Overnight Finance: Banks close in on Dodd-Frank relief | Inflation reaches threshold for Fed rate hikes | Rubio undercuts GOP tax message | Closing arguments in AT&T trial

Overnight Finance: Banks close in on Dodd-Frank relief | Inflation reaches threshold for Fed rate hikes | Rubio undercuts GOP tax message | Closing arguments in AT&T trial
© Greg Nash

Happy Monday and welcome back to Overnight Finance, which spent White House Correspondents Dinner weekend binging on The Great British Baking Show. I'm Sylvan Lane, and here's your nightly guide to everything affecting your bills, bank account and bottom line.

See something I missed? Let me know at slane@thehill.com or tweet me @SylvanLane. And if you like your newsletter, you can subscribe to it here: http://bit.ly/1NxxW2N.

 

THE BIG DEAL: Banks are close to winning long-sought relief from strict regulations imposed after the 2008 financial crisis. 

Congress is near the passage of a bipartisan deal to exempt dozens of banks from parts of the Dodd-Frank Act of 2010.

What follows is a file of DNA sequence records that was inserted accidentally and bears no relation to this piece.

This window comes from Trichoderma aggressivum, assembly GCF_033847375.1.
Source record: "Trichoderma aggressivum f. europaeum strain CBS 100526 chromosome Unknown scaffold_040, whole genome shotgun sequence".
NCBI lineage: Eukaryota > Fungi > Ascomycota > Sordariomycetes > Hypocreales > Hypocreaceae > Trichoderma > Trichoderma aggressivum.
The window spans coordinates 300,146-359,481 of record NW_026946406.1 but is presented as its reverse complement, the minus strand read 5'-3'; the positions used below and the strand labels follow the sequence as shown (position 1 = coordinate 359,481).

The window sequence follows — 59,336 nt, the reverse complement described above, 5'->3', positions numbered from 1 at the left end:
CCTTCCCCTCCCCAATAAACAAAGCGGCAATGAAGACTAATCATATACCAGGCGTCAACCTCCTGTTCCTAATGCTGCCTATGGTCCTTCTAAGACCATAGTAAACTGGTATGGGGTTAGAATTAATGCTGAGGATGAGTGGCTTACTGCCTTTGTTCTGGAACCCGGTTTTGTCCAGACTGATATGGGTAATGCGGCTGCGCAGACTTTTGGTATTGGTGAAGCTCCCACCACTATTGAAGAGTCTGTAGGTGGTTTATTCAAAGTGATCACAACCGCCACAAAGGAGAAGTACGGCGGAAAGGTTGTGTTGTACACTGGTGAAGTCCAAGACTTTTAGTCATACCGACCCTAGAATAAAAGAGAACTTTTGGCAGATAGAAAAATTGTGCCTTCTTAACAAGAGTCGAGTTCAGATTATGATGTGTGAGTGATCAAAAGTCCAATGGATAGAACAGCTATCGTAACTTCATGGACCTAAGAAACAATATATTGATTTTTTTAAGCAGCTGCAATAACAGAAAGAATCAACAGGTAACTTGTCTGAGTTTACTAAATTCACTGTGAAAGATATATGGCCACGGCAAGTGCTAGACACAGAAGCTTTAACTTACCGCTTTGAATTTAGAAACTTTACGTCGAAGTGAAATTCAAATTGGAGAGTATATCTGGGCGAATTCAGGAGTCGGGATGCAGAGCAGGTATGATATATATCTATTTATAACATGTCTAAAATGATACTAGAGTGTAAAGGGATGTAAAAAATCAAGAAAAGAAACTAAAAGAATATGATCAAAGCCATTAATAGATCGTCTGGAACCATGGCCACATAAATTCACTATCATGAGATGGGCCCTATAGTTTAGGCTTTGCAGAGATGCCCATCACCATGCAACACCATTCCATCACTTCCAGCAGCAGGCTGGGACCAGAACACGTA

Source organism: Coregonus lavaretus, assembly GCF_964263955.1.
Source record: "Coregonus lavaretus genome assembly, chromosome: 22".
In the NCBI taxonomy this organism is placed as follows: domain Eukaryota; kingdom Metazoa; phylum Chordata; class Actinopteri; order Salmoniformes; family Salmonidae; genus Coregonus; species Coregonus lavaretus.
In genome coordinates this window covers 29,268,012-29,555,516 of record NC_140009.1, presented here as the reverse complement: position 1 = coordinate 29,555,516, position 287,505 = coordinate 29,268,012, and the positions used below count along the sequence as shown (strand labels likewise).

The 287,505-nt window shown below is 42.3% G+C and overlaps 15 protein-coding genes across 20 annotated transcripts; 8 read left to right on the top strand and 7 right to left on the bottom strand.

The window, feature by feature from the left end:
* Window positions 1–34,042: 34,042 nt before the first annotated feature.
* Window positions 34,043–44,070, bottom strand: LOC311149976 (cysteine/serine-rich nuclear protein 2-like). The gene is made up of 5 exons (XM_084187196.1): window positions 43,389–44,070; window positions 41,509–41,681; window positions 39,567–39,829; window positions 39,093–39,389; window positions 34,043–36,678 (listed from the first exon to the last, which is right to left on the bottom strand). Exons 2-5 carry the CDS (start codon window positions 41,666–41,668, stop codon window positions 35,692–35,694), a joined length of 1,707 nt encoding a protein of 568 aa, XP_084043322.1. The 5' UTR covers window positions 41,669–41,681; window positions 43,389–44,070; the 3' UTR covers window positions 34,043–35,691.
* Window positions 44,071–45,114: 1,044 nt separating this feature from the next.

Federal agencies controlled by President TrumpDonald John TrumpTrump pushes back on recent polling data, says internal numbers are 'strongest we've had so far' Illinois state lawmaker apologizes for photos depicting mock assassination of Trump Scaramucci assembling team of former Cabinet members to speak out against Trump MORE's appointees are sprinting toward significant rollbacks of key Dodd-Frank rules meant to insulate banks from a disabling financial crisis.

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And the acting director of the Consumer Financial Protection Bureau (CFPB) is dismantling the aggressive regulatory and enforcement practices that enraged Republicans and banks while pleasing Democrats and financial sector skeptics.